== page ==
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Detroit News quotes Scott Drenkard & Joseph Henchman on Michigan's tax climate
Group moves Michigan up in ranking of tax friendly states
- By MICHAEL MARTINEZ
Michigan has the 12th-friendliest tax system in the nation, thanks to the elimination last year of a complicated business tax, according to the Washington D.C.-based Tax Foundation.
The Great Lakes State experienced the second-highest jump in rank, climbing from No. 18 to No. 12, according to the foundation's 2013 State Business Tax Climate Index, released Tuesday. Economists attributed the jump to the elimination in 2011 of the Michigan Business Tax, which was replaced with a flat-rate 6 percent corporate income tax.
The elimination of the former business tax helped simplify things, said Tax Foundation economist Scott Drenkard.
"It was thought Michigan would never deal with this horrific tax but they did and it's an incredible accomplishment that can never be understated," he said.
The new simplified corporate income tax eliminated myriad calculations that turned off businesses that considered moving to Michigan, said Rich Studley, CEO of the Michigan Chamber of Commerce.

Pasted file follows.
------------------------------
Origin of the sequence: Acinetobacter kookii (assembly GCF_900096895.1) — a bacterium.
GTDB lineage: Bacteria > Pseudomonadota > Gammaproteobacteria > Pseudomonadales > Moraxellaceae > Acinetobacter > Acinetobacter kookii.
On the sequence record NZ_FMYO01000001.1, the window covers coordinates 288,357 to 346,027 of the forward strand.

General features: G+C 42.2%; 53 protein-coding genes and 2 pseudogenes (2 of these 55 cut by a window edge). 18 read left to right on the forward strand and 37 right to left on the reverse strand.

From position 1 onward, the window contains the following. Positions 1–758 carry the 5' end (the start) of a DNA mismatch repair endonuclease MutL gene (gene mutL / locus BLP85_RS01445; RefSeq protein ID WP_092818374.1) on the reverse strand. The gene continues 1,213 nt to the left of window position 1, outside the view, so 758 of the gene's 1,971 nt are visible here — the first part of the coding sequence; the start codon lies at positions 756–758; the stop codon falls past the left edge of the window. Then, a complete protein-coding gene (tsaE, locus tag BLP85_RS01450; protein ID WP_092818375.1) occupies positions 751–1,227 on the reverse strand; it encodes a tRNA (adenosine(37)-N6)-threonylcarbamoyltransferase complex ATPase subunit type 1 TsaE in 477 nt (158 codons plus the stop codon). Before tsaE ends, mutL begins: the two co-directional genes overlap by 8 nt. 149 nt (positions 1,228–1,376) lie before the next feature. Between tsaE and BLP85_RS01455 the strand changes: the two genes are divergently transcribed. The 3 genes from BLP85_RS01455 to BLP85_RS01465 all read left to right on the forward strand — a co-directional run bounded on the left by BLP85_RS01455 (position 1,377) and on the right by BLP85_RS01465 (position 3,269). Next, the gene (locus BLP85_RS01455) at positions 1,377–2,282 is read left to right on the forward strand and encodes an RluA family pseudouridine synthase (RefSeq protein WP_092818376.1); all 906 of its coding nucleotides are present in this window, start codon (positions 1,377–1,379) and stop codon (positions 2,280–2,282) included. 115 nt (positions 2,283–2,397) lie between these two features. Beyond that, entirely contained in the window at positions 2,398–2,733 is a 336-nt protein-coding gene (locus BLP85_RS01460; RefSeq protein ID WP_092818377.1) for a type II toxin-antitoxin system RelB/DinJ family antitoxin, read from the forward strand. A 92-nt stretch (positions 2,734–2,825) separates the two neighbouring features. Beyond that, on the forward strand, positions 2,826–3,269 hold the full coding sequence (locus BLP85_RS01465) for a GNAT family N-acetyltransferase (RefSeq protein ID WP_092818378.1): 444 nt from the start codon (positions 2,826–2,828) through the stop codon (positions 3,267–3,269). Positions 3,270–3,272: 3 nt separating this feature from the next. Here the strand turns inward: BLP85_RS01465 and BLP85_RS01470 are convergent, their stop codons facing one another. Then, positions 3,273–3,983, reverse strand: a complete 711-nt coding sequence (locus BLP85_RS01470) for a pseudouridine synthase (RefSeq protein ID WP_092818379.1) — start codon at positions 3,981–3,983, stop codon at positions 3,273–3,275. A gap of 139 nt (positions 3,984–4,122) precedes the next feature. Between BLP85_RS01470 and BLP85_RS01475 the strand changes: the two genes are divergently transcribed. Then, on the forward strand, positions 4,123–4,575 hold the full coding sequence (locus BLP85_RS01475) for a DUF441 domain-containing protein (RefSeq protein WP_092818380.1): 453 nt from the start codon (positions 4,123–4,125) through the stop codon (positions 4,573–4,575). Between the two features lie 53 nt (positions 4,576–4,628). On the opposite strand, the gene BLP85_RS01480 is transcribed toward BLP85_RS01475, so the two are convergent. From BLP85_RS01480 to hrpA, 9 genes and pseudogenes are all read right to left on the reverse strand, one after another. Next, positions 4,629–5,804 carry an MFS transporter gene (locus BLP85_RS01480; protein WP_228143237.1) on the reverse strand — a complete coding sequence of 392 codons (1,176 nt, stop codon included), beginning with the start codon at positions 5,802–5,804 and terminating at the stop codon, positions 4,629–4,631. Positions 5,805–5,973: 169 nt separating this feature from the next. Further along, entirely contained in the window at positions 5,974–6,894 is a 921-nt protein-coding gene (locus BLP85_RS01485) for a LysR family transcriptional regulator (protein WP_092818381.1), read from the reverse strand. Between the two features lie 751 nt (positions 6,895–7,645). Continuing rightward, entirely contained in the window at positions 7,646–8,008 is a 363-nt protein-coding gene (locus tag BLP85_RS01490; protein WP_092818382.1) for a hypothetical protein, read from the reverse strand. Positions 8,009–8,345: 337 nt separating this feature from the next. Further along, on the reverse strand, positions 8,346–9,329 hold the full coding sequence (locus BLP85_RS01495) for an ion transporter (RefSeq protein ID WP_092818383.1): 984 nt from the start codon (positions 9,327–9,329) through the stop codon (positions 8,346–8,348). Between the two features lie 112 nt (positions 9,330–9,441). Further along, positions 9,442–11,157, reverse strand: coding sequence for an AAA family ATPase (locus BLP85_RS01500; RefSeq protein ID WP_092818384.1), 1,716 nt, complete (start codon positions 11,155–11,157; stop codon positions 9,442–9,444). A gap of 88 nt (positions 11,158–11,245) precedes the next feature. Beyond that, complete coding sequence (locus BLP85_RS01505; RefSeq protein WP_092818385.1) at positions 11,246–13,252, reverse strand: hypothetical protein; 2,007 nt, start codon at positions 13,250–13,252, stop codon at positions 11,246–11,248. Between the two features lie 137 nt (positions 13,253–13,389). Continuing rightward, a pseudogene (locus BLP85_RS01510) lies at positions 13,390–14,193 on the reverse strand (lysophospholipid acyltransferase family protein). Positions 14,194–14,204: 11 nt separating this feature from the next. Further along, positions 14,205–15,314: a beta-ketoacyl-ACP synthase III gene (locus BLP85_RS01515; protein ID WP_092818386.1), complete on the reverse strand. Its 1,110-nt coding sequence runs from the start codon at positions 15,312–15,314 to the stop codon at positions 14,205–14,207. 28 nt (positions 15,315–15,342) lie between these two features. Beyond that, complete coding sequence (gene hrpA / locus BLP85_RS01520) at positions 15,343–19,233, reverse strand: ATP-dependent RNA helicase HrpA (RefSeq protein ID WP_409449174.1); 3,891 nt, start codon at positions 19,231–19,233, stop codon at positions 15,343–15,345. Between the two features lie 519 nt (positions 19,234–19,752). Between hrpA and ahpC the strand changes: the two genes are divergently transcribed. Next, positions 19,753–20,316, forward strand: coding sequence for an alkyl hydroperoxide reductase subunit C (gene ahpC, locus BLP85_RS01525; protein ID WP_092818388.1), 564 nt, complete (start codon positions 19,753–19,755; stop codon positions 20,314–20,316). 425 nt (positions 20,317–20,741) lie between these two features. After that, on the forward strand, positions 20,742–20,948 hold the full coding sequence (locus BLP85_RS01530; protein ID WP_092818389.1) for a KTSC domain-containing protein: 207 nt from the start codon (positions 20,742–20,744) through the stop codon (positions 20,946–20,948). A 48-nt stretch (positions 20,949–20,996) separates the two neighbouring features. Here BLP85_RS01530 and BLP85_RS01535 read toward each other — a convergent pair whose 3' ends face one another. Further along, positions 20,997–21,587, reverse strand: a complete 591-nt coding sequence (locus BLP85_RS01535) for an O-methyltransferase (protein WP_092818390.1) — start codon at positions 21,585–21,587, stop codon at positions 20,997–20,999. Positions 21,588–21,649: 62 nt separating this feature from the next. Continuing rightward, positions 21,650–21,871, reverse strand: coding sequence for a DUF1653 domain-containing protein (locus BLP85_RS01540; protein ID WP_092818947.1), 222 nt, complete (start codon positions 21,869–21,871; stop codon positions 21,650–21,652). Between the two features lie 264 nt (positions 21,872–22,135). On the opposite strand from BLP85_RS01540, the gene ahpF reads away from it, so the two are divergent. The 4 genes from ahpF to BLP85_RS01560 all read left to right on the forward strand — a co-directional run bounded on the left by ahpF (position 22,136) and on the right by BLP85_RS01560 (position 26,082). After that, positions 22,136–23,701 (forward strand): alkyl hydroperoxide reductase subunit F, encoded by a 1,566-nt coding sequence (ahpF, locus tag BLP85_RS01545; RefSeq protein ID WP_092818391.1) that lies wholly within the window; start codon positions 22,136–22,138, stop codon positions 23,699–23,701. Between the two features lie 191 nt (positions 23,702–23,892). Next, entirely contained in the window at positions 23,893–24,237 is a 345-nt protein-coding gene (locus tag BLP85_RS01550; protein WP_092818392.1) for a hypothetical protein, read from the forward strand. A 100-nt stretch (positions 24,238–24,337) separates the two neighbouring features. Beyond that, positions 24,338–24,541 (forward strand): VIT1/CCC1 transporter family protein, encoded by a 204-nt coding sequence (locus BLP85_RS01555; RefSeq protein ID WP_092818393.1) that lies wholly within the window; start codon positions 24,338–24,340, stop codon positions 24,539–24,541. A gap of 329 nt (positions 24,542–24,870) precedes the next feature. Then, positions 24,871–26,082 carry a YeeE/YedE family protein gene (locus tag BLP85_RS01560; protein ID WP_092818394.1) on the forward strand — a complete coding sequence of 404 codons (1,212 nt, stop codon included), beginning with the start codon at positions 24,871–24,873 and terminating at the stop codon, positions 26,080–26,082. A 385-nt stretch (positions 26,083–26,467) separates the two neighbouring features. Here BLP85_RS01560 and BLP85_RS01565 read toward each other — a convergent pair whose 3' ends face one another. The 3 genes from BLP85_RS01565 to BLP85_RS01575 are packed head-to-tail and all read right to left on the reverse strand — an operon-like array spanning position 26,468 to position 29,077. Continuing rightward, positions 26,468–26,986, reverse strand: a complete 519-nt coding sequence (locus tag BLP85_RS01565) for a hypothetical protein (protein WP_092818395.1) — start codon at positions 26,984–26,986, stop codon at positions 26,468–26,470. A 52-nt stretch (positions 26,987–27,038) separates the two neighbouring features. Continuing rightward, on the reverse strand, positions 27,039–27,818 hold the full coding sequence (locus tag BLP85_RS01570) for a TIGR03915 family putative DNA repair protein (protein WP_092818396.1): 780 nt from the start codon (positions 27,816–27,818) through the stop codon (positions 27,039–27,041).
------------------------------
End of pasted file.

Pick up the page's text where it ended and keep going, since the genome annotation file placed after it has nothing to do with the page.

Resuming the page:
"It might as well have been in Chinese," Studley said Tuesday.
According to the report, this change caused Michigan's corporate income tax rate to jump from 49th best to seventh best, an unprecedented increase.
"It's rare you see such a leap in one year," said Joseph Henchman, Tax Foundation vice president.
Michigan scored low in the unemployment insurance tax rank, rating 44th in the country.
The top 10 states, Henchman said, earned that rank because they do not have one of the three main taxes: individual income tax, corporate income tax or sales tax. The top three states — Wyoming, South Dakota and Nevada — don't have either an individual or a corporate income tax.
"There's no tax quite like no tax," joked Drenkard.
New York ranked the worst among all 50 states, bumping neighbor New Jersey from the undesired spot.
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